Lamar Jackson being asked to try out at WR is latest example of racism among NFL talent evaluators

INDIANAPOLIS — Lamar Jackson only just turned 21 years old and treats virtually everyone he meets with respect, reflexively and politely beginning or ending almost every answer with a “yes sir” or “no sir.”

But Friday afternoon inside Hall K of the Indiana Convention Center, after multiple teams reportedly — and ignorantly — asked the electric quarterback to work out as a wide receiver, Jackson felt like he was the only adult in the room, taking back the control he has left of his career and earning power and future.

“I’m not going to their team, if anything,” Jackson said during an entertaining 15-minute press conference in which he was playful, friendly and loose, but also unwavering in his belief in himself. “Whoever likes me at quarterback, that’s where I’m goin’. That’s strictly my position. Yessir.”

These NFL talent evaluators, who apparently learned nothing from doubting Clemson national champion quarterback Deshaun Watson entering last year’s draft, for a second straight offseason are suggesting that an athletic black quarterback’s NCAA success can’t translate to the pros.

Jackson, Louisville’s leader, won the Heisman Trophy two years ago as dynamic, mobile quarterback. He was a Heisman finalist again this past year as an elusive, one-of-a-kind playmaker. Michael Vick has been used as a comparison for his skill set. And yet former NFL GM Bill Polian said last week it’s time for Jackson to move to wide receiver, and now multiple teams did here this week.

But what these NFL clubs don’t realize is that it isn’t Jackson who should change and switch positions to conform to their warped view of his abilities. It is their narrow-minded thinking and supposedly creative minds that need to evolve to best utilize a unique talent like him, instead of casting him aside and out of the sport’s most lucrative position.

Jackson is losing money every time another NFL team says he’s a wide receiver and not a QB.

Good for him, then, for explaining why he has a lawyer and his mom as his manager, but no agent.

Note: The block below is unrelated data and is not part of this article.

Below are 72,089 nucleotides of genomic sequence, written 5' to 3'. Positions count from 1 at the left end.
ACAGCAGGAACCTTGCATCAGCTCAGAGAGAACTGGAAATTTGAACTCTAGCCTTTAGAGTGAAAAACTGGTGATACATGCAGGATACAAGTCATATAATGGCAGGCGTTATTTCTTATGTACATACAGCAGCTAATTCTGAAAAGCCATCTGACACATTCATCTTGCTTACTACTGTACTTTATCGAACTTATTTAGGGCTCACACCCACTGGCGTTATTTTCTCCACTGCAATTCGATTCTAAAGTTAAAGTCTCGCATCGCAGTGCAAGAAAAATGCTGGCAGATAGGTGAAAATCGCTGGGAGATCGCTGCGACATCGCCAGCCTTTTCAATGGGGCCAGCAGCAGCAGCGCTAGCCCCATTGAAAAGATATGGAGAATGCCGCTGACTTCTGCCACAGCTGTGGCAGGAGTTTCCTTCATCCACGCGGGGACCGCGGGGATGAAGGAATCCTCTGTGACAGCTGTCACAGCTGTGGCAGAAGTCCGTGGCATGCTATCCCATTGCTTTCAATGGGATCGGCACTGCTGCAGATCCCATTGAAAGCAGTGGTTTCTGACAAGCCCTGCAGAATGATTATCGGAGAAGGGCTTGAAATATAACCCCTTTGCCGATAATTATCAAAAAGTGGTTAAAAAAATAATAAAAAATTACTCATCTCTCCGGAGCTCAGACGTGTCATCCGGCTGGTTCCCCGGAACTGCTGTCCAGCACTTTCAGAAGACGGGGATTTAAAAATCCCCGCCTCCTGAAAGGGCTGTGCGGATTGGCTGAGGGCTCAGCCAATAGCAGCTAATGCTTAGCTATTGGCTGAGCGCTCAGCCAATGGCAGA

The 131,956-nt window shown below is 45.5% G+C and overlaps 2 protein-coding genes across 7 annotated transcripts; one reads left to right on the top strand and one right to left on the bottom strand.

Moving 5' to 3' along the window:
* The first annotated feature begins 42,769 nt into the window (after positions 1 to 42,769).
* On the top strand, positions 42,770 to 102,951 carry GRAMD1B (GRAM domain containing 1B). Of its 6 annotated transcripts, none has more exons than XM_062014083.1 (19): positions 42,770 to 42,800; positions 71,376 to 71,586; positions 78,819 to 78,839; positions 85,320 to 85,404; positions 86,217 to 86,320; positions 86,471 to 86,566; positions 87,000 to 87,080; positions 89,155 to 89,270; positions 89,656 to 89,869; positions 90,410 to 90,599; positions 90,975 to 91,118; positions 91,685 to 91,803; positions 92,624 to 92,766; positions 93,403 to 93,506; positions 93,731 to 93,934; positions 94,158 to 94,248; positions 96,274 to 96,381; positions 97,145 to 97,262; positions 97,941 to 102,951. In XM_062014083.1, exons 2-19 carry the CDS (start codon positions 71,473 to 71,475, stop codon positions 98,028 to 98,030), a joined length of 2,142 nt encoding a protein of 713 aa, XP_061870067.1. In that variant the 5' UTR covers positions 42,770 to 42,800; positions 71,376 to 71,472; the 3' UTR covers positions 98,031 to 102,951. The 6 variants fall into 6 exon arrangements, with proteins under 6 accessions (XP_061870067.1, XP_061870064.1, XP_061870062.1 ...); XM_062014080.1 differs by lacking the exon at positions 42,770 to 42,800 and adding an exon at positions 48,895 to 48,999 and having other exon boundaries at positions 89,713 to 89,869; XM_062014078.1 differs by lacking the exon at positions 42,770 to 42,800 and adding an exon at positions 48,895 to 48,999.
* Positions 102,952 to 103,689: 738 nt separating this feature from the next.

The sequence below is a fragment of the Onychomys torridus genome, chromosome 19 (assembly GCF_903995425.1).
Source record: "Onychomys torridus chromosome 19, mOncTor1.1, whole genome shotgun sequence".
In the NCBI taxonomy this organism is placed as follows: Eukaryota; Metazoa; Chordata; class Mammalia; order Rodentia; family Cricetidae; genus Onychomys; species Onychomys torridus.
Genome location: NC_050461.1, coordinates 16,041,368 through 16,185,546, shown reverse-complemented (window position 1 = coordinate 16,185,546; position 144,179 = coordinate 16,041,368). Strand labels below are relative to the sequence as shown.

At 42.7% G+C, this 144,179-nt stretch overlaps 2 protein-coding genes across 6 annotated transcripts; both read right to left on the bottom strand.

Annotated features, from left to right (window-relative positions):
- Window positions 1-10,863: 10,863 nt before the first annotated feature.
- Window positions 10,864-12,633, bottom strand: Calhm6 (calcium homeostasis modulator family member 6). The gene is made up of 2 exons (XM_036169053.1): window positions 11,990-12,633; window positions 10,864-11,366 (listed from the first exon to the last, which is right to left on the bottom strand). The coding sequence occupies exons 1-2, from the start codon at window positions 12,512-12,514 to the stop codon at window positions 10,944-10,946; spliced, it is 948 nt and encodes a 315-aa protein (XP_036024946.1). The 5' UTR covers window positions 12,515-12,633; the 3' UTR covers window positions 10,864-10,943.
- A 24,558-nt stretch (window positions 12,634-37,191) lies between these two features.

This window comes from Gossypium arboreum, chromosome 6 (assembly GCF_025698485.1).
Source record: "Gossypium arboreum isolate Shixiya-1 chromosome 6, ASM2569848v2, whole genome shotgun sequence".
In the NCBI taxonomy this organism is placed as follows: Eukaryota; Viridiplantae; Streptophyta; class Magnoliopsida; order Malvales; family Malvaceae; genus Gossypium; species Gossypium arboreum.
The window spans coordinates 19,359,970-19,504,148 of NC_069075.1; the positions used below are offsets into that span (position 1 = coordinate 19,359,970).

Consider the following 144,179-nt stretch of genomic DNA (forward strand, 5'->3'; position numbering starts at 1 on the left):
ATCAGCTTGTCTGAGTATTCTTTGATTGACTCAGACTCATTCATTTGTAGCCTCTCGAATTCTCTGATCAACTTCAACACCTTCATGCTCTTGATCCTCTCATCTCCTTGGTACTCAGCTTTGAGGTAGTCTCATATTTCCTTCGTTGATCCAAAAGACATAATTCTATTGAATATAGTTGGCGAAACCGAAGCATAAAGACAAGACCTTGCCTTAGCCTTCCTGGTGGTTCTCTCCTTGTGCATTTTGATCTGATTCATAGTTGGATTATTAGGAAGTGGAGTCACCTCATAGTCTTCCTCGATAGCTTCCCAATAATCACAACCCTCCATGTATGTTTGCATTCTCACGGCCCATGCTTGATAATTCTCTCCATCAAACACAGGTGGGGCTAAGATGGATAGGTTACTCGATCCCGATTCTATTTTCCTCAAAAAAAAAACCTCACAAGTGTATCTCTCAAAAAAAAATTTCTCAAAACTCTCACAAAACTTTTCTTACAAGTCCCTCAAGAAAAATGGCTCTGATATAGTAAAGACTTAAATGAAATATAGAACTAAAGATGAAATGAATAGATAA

Lamar Jackson, Louisville's leader, won the Heisman Trophy two years ago as dynamic, mobile quarterback and was a finalist again this past year.

Lamar Jackson, Louisville’s leader, won the Heisman Trophy two years ago as dynamic, mobile quarterback and was a finalist again this past year.

(Jeff Zelevansky/Getty Images)

“I know coming in as a rookie, agents don’t negotiate really,” Jackson said. “You’re gonna get the salary you’re gonna get or whatever. And I decided I don’t need him. He’s gonna be taking a big cut of my paycheck anyways, and I feel I deserve it right now. Yes sir.”

Jackson also isn’t running the 40-yard dash here in Indianapolis. He’s not bench-pressing even though he grabbed his biceps, smiled and assured, “I’ve been working out, 216 (pounds), you know?”

You can hear the gasps, can’t you? That’s not what we do in the NFL. When you’re a rookie draft prospect you hire an agent, when you come to the combine you participate, and when you get drafted you play whatever position you’re told, because you’re a player and not a coach.

Yeah? Does the same go for Eli Manning, who forced his way to New York in a 2004 draft day trade? Who refused to play at all in Week 13 last season when Ben McAdoo told him Geno Smith would replace him at halftime, which led to a fan revolt and McAdoo’s and Jerry Reese’s firings?

Jackson is a threat to the system because he is doing this his way. It’s just strange the system hasn’t caught up.